Ultimate Guide to Top Tier Green Tea Varieties

The Green Tea Benefits and Differences Explained

Ultimate Guide to Top Tier Green Tea Varieties
Green tea leafs with Japanese teapot

The Western world, with its storied history of robust, fermented black teas, presents a stark contrast to the delicate artistry of green tea cultivation that's been nurtured in East Asia, particularly in Japan. This divergence in tea culture is as pronounced as the difference between a coffee connoisseur's appreciation for varied brews and a tea master's reverence for the subtleties of green tea.

While China has curated a select array of green teas, it is Japan that stands out as the vanguard in the realm of green tea exploration, deeply rooted in the important cultural tradition of the Japanese tea ceremony. This ceremonial practice not only celebrates the art of tea-making but also embodies the deep respect and mindfulness inherent in Japanese culture.

What is Green Tea?

green tea powder in white ceramic mug beside brown wooden brush
Matcha green tea powder with wooden brush

Green tea is a type of unfermented tea derived from the Camellia sinensis plant. Distinct from black and oolong teas, green tea's leaves are quickly steamed or pan-fired after harvesting to prevent oxidation.

This process preserves the leaves' vibrant color and rich antioxidants, resulting in a beverage that's both subtly aromatic and beneficial for health. Consumed for centuries in Asia, green tea is celebrated for its nuanced flavors, ranging from grassy to sweet, depending on its variety and preparation.

Here Are Some of The Most Expensive Green Tea Varieties in The World:

1) Gyokuro (Japan)

Origin: This is a premier shade-grown Japanese green tea, primarily from the regions of Uji, Fukuoka, and Shizuoka.

Specialty: The tea bushes are shaded for several weeks before harvesting, which boosts the chlorophyll levels and gives Gyokuro its distinct rich flavor and deep green color.

How it's Made: Tea bushes are covered with bamboo mats or cloth to block out sunlight for 20-30 days before harvesting. This shading process boosts chlorophyll levels and reduces tannin.

Flavor Profile: Gyokuro has a sweet taste, with notes of seaweed and an umami-rich depth. It's often likened to the taste of fresh green vegetables or even broth due to its savory elements.

2) Matcha (Japan)

Origin: Derived from the same plant as Gyokuro, Matcha is a powdered green tea predominantly from Uji in Kyoto.

Specialty: Only the finest leaves are chosen, which are then ground into a fine powder. This means you consume the entire tea leaf, leading to a richer flavor and higher nutrient intake.

How it's Made: The finest tea leaves, once shaded like Gyokuro, are ground into a fine powder after de-stemming and de-veining.

Flavor Profile: Matcha offers a unique balance of creaminess, umami, and a slightly bitter undertone. Its flavor can range from subtly sweet to richly grassy, depending on its grade and preparation.

3) Longjing or Dragon Well (China)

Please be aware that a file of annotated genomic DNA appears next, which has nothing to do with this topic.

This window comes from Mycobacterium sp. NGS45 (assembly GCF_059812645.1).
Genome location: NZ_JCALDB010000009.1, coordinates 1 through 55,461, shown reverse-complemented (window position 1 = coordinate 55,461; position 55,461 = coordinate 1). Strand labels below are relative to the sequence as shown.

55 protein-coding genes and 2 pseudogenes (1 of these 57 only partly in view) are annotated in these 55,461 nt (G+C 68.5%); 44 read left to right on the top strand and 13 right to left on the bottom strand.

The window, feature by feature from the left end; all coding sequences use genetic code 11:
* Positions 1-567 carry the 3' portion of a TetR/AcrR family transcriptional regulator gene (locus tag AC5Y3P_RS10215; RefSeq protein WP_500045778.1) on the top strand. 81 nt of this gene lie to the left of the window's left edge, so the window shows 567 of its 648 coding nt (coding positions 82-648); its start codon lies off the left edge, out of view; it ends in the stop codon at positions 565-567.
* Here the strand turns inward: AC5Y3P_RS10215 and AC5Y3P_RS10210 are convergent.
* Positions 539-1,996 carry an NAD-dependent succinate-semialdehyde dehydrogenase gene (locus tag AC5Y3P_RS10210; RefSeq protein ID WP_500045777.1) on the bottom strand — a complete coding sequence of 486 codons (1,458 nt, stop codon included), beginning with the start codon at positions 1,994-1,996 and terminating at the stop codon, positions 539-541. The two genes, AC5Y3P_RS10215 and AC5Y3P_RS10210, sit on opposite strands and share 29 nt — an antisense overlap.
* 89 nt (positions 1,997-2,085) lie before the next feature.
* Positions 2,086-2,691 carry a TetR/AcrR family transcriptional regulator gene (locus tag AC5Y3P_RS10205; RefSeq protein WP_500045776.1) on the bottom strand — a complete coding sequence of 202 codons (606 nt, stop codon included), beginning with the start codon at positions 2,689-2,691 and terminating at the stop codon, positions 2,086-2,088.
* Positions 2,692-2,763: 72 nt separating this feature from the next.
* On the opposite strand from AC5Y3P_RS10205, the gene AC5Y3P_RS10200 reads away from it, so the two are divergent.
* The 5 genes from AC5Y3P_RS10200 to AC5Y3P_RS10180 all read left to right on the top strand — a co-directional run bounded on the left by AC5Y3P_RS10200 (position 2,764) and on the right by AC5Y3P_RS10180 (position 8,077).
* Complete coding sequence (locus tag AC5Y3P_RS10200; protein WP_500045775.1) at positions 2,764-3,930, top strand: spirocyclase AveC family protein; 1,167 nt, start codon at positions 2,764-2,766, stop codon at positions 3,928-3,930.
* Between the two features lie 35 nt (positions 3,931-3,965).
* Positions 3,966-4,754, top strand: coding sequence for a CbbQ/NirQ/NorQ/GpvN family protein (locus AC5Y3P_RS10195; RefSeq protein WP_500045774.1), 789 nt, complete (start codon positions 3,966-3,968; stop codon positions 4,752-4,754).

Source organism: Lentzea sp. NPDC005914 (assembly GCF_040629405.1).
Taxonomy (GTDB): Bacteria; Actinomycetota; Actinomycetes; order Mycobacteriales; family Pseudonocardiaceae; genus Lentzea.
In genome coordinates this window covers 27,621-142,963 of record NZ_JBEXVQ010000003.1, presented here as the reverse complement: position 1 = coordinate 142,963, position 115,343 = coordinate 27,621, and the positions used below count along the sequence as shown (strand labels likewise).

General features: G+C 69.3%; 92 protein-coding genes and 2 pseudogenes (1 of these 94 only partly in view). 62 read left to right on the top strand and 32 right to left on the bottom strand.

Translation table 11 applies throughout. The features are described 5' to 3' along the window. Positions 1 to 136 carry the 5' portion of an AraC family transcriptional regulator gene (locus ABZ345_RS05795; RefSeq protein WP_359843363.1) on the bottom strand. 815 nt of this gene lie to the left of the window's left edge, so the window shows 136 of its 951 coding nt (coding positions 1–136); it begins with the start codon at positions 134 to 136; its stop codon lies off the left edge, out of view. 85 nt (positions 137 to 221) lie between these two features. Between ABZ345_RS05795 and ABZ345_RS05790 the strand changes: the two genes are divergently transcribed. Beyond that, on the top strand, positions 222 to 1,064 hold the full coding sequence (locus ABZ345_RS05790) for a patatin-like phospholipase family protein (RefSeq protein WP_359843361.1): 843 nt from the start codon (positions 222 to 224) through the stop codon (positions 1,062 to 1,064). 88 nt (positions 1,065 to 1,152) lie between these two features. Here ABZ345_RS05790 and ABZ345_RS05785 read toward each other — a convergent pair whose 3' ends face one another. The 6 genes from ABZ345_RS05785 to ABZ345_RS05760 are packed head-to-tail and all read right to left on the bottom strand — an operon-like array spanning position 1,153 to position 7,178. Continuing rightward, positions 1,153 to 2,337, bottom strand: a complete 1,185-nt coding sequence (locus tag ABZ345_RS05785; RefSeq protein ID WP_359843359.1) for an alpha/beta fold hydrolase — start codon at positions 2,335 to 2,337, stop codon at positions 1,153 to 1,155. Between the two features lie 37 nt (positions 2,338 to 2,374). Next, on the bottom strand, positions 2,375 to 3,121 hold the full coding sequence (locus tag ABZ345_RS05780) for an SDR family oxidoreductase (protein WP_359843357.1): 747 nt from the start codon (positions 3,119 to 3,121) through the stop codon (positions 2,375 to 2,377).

Origin: Grown primarily in the West Lake region in Hangzhou, Zhejiang province of China.

Specialty: Recognized for its jade green color, flattened shape, and toasted chestnut taste. Authentic Longjing tea is hand-roasted and has a distinct terroir flavor.

How it's Made: Handpicked leaves are pan-fired to stop the fermentation process, then hand-pressed against hot woks, giving them their flat appearance.

Flavor Profile: Dragon Well is smooth and vibrant with a nutty, toasted undertone. Some varieties also exhibit buttery or vegetal flavors.

4) Biluochun (China)

Origin: Native to the Dongting mountains of Jiangsu Province.

Specialty: This tea has a curled leaf resembling a snail, which unfurls when steeped.

How it's Made: The tea is plucked early in the morning and then allowed to wither. The withered leaves are then rolled, which gives them their snail shape, and pan-fired.

Flavor Profile: It exudes a fresh, fruity aroma with delicate notes of flowers and fruit, especially apricot and plum, with a lingering sweet finish.

5) Anji Bai Cha (China)

Origin: Found in Anji County, Zhejiang Province.

Specialty: Although "Bai Cha" means "white tea", this is a green tea variety. It's renowned for its pale green leaves and rich amino acid content.

How it's Made: Picked in the early spring, the leaves undergo a series of meticulous processes: withering, fixing, rolling, and drying.

Flavor Profile: Its liquor is pale but packed with a sweet, mellow flavor. Subtle floral hints make this tea smooth and refreshing.

6) Shincha (Japan)

Origin: First harvest of the Japanese tea season, sourced from various parts of Japan.

Specialty: Fresh, vibrant flavor profile that embodies the taste of spring. Its short harvest season contributes to its high price.

How it's Made: As the first flush tea of the season, it's harvested early, steamed to prevent oxidation, rolled, and then dried.

Flavor Profile: Shincha boasts a perfect balance of sweetness and astringency. It's fresh, grassy, and often contains subtle oceanic notes, capturing the essence of spring.

7) Uji Hikari (Japan)

Origin: A special cultivar from the Uji region, Kyoto.

Specialty: Rare and often reserved for competitions and special occasions. Noted for its brilliant green color and umami-rich flavor.